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3 Brothers Vegan Cafe review: Copiague eatery offers commendable plant-based menu

Oyster mushroom

Oyster mushroom "calamari" features crispy fried oyster mushrooms with tartare and marinara sauces at 3 Brothers Vegan Cafe in Copiague. Credit: Daniel Brennan


Long Island vegans now have a restaurant entirely their own, thanks to one ambitious 23-year-old. Chef Jay Astafa (whose pizza won first place in a 2011 national vegan competition) co-owns the place with his parents and brothers. At the pizza oven is Jay's brother Besart; his mother, Sue, is sous chef. What they offer is an exclusively plant-based menu -- no meat, no eggs, no milk, no cheese.

Past the pizza counter is a well-appointed dining room. One glance around reveals that plenty of Long Islanders are eating vegan. If you're one, you'll want to make reservations.

To start, the breadbasket holds warm, garlicky flatbread slices along with a zesty marinara dipping sauce. Astafa makes his own vegan cheeses, so, on top of a puffy-crisp-crusted wood oven-baked Margherita pizza you'll find cashew milk mozzarella. In small amounts, it works well, but as the star component of mozzarella en carozza -- a thick fried cheese sandwich -- it comes off as a bit bland and pasty. Yet, combined with cashew Parmesan, it blends well into arancini, crispy-creamy Italian rice balls.

A real standout is Buffalo cauliflower, the vegetable first marinated, then batter-fried and then tossed in a mix of hot sauces. Another winner is the platter of crisp, greaseless oyster-mushroom "calamari." And the vibrant Caesar salad, featuring cashew Parmesan and house-made croutons.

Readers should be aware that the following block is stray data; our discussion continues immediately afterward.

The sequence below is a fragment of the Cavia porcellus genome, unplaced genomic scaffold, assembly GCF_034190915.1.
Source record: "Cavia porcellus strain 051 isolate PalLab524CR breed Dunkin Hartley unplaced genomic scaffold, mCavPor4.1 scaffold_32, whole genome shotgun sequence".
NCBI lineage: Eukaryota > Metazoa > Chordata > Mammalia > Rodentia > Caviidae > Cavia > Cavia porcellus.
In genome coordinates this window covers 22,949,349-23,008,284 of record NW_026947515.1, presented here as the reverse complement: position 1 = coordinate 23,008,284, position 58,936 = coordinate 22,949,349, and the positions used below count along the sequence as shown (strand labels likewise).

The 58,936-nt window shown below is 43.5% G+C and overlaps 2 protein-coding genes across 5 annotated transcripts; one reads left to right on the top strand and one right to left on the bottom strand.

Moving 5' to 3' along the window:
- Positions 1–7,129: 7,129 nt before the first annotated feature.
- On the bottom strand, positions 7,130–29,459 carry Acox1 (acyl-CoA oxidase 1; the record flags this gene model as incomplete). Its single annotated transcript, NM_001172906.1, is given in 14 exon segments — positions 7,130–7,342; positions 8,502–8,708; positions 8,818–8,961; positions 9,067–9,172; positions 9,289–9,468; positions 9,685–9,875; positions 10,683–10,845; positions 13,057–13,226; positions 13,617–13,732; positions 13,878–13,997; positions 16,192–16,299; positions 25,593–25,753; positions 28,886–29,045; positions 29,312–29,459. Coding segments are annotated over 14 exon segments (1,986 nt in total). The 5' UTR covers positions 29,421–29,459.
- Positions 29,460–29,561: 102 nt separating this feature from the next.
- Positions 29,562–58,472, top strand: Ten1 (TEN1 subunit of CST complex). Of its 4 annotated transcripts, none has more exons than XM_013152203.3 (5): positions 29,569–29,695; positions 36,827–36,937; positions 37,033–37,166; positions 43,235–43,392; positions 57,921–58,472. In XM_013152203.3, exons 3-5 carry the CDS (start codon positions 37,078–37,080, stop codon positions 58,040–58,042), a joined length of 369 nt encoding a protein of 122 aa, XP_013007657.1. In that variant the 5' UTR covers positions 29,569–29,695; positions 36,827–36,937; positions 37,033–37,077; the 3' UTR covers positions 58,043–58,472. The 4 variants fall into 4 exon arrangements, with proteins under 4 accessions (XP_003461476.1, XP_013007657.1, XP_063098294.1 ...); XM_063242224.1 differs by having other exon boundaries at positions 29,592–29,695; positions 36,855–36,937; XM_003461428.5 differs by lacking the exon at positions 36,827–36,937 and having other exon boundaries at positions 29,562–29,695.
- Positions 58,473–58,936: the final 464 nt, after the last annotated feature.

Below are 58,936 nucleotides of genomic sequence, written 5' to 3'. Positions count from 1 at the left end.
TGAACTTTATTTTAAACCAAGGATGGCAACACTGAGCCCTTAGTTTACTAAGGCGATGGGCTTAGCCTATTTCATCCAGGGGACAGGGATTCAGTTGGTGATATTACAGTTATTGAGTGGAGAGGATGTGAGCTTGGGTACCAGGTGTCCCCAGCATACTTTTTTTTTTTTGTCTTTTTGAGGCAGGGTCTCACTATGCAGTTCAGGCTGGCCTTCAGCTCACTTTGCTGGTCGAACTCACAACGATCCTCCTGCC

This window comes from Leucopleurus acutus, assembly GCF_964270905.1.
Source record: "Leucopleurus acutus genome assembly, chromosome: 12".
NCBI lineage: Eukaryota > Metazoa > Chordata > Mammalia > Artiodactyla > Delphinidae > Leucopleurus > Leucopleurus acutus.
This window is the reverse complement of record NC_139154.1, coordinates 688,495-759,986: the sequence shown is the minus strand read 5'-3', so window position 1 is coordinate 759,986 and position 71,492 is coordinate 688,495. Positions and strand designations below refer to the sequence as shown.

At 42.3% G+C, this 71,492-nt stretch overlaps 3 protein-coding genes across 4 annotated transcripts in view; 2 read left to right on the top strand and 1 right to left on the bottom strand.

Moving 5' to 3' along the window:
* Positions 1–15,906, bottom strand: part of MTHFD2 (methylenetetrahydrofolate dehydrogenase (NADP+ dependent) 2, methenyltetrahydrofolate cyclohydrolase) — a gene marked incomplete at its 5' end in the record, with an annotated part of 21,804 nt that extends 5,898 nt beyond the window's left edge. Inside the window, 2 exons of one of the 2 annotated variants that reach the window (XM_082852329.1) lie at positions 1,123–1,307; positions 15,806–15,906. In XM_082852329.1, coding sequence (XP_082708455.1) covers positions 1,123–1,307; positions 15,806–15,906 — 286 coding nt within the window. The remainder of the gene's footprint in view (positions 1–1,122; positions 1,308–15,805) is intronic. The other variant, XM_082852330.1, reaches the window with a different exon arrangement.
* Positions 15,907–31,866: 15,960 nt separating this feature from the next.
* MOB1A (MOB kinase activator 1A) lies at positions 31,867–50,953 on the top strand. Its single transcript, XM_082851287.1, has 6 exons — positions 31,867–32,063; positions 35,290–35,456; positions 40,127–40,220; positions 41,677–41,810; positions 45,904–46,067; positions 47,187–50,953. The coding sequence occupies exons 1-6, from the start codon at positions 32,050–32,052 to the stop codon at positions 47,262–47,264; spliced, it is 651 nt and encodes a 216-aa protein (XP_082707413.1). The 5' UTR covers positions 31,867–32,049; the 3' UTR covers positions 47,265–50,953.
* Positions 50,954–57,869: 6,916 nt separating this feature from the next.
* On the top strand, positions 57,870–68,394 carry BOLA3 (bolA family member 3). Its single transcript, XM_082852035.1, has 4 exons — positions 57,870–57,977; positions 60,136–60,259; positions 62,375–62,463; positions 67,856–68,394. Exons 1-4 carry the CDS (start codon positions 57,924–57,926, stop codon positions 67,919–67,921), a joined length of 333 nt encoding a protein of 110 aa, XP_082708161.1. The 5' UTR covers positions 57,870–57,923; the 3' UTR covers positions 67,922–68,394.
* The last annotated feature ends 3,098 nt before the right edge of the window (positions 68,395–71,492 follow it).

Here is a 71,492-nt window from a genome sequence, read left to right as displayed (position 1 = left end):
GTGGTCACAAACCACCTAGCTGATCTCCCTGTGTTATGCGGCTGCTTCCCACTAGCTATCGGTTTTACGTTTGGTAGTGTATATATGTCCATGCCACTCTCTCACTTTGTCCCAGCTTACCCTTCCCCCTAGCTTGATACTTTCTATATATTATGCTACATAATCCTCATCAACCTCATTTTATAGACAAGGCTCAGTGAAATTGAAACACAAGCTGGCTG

On a night when Astafa is out on a catering job, the kitchen sends out a bacon cheeseburger without its seitan bacon and cashew milk Cheddar; a BBQ jackfruit panino with purple cabbage slaw doesn't quite come together.

Contrast that to a night when he's making the rounds of the dining room. Then, eggplant Parmigiana comes out commendably light and lush. And seitan piccata with a bright and citrusy lemon-caper sauce makes you forget you're eating wheat gluten scallopini. Whether he's absent or present, you may want to forego his spaghetti with seitan meatballs, which are spongy and dull. Better to order one of the other pastas -- like the creditable penne alla vodka with cashew cream sauce or the lively toss of orecchiette, house-made seitan sausage and broccoli rabe.

Desserts come from a commercial vegan bakery. Two cakes, both chocolate raspberry and "death by chocolate," are layered, gooey and very sweet. You could be eating them at any restaurant, not necessarily a vegan one. That may be exactly what Astafa is striving for.


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